wine/vinegar addition to brew

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wine/vinegar addition to brew

Postby mattmike » Tue Sep 21, 2010 8:04 pm

hello. Was curious about something that piqued my interest from a convo i recently had with a winemaker. If this is off the wall or just plain dumb , please don't flame me :-P i wouldn't expect that from these forums as they always are friendly. Ok. What would adding wine of no particular kind or flavored vinegar to mash, primary or 2ndary? I cook with wine. Wondering if it would coagulate well with homebrew for that extra kick or dryness. Thanks.
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just my opinion

Postby Skier1 » Tue Mar 01, 2011 11:50 am

I just registered for the forum so this answer may be a bit late, but here goes:

A caveat first, I am not an expert in brewing by any means. I have been brewing all-grain for a couple of years and have learned by trial and error and reading. I am very intrigued by the idea of adding things like wine, vinegar, acids, fruits, etc. to a brew to create something new and unique. With that said, I see two potential issues with adding wine or vinegar to a brew.

1. pH -If added during the mash (I wouldn't recommend this from a flavor loss standpoint) you can negatively affect the pH of the mash and affect your mash efficiency. If too much is added to the primary or secondary (especially if it's vinegar) you could make the beer too sour to be enjoyable. I myself have wondered what the effects of pH are on yeast and their ability to work but I have not found any answers yet to that question.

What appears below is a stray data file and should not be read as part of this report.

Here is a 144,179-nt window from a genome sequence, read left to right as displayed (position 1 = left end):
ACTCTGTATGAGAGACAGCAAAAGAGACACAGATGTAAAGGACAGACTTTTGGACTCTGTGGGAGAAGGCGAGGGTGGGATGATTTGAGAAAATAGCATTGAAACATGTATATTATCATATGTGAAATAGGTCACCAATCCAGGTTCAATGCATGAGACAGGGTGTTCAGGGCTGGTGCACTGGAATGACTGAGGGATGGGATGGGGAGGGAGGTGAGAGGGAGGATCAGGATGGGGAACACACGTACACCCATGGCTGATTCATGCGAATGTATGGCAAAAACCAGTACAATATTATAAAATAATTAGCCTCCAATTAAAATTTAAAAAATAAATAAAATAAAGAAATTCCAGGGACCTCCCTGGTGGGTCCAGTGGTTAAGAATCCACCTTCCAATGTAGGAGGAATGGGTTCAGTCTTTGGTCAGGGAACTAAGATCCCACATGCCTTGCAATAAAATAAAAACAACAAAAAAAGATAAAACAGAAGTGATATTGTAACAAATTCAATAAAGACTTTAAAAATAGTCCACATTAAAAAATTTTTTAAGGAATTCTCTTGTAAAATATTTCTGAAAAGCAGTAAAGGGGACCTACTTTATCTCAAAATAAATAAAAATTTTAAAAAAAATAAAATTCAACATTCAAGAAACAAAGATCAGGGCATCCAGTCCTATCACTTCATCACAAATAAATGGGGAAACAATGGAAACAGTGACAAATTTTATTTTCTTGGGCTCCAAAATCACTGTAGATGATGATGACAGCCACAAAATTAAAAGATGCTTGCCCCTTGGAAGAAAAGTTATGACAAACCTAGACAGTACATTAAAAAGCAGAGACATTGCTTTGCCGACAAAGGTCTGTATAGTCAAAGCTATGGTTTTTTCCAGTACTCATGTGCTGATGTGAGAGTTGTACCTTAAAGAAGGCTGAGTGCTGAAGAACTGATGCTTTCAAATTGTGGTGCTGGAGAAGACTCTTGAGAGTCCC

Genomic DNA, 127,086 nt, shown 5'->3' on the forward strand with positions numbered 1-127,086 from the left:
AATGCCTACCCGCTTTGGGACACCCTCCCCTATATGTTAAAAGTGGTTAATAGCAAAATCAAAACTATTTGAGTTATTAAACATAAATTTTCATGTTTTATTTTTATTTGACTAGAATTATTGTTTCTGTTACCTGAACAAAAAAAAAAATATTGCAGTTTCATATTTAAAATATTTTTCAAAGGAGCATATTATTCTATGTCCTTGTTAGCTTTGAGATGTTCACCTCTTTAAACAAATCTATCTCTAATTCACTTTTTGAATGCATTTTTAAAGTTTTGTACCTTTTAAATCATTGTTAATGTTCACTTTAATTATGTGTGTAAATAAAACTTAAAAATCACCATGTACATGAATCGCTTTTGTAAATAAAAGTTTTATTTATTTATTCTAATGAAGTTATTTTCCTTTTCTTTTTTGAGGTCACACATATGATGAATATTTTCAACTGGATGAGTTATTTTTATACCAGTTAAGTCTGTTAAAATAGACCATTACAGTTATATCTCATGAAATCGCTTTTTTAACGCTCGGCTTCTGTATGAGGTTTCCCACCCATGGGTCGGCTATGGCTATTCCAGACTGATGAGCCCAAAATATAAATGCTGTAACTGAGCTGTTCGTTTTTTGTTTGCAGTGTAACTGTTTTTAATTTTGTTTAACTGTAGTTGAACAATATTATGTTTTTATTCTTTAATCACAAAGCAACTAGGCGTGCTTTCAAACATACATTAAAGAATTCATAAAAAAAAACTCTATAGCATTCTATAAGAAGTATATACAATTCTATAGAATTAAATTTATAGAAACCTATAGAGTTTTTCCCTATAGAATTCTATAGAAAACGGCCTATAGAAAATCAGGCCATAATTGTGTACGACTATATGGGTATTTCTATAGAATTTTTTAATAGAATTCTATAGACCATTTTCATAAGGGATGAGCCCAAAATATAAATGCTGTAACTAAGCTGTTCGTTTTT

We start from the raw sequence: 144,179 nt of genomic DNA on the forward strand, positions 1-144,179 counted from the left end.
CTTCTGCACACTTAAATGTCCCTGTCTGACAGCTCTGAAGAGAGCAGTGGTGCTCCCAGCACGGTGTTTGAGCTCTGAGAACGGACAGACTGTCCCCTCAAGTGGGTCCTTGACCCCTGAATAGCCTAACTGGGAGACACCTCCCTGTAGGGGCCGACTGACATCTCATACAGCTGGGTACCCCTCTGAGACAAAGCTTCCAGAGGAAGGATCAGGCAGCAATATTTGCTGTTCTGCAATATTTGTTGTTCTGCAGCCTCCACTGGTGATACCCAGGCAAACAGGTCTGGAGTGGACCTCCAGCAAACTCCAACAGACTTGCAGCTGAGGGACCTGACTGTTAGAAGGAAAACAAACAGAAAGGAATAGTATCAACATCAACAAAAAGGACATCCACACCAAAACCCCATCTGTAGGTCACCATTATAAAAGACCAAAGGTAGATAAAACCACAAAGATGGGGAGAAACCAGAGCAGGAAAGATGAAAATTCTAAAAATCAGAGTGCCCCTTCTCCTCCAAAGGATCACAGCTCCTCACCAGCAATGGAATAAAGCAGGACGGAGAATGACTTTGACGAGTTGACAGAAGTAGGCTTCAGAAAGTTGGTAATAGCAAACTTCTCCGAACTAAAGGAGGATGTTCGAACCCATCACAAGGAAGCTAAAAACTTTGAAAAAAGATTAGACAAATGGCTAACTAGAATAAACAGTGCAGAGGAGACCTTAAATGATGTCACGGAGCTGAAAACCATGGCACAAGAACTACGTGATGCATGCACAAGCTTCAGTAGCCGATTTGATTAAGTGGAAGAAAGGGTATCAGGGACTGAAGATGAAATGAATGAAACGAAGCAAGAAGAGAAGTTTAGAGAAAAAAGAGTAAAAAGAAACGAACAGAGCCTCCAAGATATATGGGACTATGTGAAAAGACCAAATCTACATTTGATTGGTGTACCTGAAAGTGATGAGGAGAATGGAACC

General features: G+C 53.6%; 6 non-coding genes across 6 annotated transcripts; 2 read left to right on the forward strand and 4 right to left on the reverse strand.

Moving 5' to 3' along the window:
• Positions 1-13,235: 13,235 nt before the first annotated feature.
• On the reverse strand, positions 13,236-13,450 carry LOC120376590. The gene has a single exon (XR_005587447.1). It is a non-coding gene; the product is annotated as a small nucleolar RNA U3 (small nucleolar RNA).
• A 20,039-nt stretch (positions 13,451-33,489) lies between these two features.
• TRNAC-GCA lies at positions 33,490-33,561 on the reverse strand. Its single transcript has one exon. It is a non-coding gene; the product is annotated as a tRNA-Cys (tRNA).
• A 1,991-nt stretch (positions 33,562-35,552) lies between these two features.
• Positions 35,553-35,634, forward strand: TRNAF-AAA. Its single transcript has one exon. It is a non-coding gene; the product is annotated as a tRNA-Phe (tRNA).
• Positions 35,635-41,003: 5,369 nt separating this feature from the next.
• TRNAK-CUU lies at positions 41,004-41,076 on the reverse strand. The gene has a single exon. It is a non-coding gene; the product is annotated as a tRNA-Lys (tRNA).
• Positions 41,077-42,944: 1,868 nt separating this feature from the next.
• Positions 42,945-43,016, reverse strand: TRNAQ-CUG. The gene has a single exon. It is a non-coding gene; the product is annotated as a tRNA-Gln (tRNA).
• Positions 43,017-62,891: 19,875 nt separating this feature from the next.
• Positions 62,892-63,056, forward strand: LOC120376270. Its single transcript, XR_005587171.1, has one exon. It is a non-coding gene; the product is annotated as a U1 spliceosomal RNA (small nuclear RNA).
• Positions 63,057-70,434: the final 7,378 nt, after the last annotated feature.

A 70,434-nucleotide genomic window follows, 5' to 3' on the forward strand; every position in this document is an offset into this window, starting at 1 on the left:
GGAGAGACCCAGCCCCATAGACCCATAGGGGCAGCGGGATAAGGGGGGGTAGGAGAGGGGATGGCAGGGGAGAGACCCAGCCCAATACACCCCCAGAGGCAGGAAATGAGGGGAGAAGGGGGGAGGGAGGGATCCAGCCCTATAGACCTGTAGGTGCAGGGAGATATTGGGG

2. Alchohol - If you add wine to the mash or boil you will boil off the alcohol and a lot the volatile compounds that contribute to the flavor of the wine so I wouldn't recommend adding it at those stages. If added to the primary or secondary you won't lose the flavor but you could potentially raise the alcohol to a level where the yeast may quit working and you will have an underfermented brew. If you use natural carbonation for your process and you add the wine at the time of bottling you will have the same problem as the fermentation only you will have beer that will not carbonate. The best thing I can think of is to add the wine to your brew in a keg and force carbonate, then bottle.

I hope this helps and is not too late to be useful. Let me know if you tried it and how it turned out.
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Postby mattmike » Tue Mar 01, 2011 7:30 pm

Thanks, and I appreciate the replies, honestly.
I did try adding vinegar before I pitched the yeast and it started to ferment, yes it did but like vinegar ferments when making it from scratch. Mold and lots of it.
When making vinegar at home it requires constant stirring everyday to mix it up so the mold does not settle or have time to actually grow or become mold.
If I or anyone wanted to add it , yes it would most likely be just prior to kegging ie. after the yeast is pretty much done its job and dead.
So far we got something going about this, I hope more can put their 2cents in.
once again thank you.
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sour beers

Postby slothrob » Tue Mar 01, 2011 9:24 pm

I've talked to brewers who use sour mashing techniques to make sour beers. Basically they let the mash sit for a couple days to let the native lactic acid bacteria make the wort sour, then boil and ferment with standard yeast.

Similarly, I've had Berliner Weißen that were made by allowing the same bacteria to ferment the beer.

Belgian sours are made with a variety of bacteria and wild yeasts that result in various combinations of Lactic and Acetic Acid in the beers as well as other wild and interesting flavors.
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